"Healthy Lifestyle Through Young Adulthood and the Presence of Low Cardiovascular Disease Risk Profile in Middle Age: The Coronary Artery Risk Development in (Young) Adults (CARDIA) Study", Circulation, March 02, 2012

Behavior Problems Improve When Autistic Children Adhere To Gluten-Free, Casein-Free Diet

Autistic children may experience improvements in social behavior and physiological symptoms if they stick to a gluten-free, casein-free diet, U.S. researchers have found. Gluten and casein are both proteins, the former found in wheat flour and the latter in cow’s milk. For the study, 387 parents of autistic children reported on how much gluten and casein their kids consumed. The researchers found that a gluten-free, casein-free diet among children with gastrointestinal and  allergy problems was effective in improving social behaviors, such as language production, eye contact, engagement, attention span, requesting behavior and social responsiveness.

"Effectiveness of the gluten-free, casein-free diet for children diagnosed with autism spectrum disorder: Based on parental report", Nutritional Neuroscience, February 29, 2012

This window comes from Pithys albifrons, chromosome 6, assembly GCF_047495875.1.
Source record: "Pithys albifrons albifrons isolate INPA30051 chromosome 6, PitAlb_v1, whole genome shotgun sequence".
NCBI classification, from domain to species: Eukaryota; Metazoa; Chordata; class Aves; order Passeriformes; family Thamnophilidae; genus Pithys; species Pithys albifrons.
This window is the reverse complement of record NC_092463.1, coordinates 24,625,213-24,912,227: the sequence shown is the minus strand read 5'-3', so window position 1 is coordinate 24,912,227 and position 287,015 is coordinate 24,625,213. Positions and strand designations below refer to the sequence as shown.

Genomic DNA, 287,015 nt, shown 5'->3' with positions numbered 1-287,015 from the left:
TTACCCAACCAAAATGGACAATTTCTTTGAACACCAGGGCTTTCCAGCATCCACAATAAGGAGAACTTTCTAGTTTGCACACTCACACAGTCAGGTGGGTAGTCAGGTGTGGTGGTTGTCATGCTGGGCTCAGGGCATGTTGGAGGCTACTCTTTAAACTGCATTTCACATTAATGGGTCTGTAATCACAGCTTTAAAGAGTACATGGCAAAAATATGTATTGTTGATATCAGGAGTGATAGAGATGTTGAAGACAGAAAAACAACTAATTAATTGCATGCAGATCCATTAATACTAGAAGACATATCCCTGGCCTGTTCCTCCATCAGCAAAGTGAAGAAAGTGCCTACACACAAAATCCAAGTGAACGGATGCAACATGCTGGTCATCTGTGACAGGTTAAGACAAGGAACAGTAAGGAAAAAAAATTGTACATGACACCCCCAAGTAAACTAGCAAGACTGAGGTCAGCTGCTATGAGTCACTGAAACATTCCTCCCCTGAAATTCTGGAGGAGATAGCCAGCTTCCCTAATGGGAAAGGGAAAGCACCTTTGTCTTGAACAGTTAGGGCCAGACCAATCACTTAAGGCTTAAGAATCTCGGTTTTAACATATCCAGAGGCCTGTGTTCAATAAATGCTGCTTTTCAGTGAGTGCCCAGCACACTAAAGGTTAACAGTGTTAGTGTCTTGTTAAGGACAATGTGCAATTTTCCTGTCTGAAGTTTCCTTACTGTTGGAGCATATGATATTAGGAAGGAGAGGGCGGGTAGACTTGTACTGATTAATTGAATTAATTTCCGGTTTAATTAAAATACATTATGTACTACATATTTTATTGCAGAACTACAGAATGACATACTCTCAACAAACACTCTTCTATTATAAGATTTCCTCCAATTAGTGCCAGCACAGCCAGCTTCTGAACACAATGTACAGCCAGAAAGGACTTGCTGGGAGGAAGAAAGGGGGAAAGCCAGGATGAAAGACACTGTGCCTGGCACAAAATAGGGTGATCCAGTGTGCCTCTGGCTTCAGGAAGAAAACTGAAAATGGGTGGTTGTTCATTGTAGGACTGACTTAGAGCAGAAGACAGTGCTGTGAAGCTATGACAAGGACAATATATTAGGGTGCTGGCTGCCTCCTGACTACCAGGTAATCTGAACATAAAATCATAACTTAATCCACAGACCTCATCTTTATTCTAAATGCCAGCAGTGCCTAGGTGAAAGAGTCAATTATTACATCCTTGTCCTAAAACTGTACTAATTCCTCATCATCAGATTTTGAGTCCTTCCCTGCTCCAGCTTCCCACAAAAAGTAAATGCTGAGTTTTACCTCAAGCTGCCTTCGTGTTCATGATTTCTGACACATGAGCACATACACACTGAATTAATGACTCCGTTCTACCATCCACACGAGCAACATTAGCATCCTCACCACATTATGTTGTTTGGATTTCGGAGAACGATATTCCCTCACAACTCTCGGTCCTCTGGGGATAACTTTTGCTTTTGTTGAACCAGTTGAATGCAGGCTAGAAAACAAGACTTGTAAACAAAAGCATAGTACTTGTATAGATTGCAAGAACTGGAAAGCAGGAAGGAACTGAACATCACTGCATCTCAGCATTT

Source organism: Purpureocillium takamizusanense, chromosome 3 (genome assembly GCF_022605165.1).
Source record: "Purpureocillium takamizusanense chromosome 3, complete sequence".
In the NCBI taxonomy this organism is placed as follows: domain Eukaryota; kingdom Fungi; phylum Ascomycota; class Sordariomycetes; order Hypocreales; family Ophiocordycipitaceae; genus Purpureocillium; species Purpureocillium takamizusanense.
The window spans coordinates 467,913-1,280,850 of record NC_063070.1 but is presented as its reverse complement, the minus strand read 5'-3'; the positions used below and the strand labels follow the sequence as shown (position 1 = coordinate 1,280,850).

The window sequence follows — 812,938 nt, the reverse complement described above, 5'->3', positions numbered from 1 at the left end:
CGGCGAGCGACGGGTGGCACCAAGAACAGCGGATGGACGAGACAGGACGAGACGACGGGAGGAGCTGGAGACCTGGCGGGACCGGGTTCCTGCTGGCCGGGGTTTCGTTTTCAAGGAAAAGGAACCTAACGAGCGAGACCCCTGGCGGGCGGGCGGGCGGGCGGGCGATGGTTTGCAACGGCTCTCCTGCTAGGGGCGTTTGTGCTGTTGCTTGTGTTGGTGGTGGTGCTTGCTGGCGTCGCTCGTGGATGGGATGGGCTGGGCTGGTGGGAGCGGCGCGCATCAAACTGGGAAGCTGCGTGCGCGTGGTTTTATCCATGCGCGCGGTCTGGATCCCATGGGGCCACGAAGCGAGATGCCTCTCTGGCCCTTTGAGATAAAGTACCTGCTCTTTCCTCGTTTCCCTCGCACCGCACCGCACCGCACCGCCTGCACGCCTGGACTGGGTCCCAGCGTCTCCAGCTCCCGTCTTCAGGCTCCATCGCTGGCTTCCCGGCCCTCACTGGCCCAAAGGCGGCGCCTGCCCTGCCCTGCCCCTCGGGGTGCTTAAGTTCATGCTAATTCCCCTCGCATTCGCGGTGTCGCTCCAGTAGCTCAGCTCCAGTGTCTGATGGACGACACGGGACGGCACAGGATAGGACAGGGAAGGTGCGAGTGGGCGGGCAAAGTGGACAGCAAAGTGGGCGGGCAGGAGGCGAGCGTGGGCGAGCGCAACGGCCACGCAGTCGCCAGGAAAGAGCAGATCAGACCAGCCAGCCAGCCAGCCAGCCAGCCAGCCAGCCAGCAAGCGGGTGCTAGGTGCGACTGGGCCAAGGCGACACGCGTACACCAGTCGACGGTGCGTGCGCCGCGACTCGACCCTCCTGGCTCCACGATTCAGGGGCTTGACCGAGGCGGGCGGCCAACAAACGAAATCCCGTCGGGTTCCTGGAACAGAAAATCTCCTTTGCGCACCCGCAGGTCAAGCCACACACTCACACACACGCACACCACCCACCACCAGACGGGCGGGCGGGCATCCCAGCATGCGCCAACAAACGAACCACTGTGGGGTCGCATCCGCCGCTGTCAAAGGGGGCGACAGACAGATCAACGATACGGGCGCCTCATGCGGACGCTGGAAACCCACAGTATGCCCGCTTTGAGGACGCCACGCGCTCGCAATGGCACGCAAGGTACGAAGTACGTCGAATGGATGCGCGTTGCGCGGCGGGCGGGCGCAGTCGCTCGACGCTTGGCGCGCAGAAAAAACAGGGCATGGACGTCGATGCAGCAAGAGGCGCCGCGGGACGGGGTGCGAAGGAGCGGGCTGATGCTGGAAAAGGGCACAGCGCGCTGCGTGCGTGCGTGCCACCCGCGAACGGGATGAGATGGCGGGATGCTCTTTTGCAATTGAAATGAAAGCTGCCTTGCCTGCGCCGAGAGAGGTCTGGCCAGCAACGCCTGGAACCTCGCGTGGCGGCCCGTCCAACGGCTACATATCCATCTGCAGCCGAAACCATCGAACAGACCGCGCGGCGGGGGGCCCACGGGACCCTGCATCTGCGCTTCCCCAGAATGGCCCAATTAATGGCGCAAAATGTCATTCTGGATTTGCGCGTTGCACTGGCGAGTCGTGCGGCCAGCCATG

Elderly Brains Age Faster When Diets Are Lower In Omega-3 Fatty Acids

A U.S. study of 1,575 dementia-free people whose average age was 67 found that those with lower levels of omega-3 fatty acids in their blood had lower brain volumes – equivalent to about two years worth of structural brain aging. Those whose omega-3 levels were among the bottom 25 percent of participants had lower brain volume compared to those who had higher omega-3 levels. In addition, those with the lowest levels of omega-3s also scored lower on tests of visual memory and executive function, such as problem solving, multi-tasking and abstract thinking.

"Red blood cell omega-3 fatty acid levels and markers of accelerated brain aging", Neurology, February 27, 2012

Zingiber officinale Improves Cognitive Function of the Middle-Aged Healthy Women

Evidence-Based Complementary and Alternative Medicine, March 05, 2012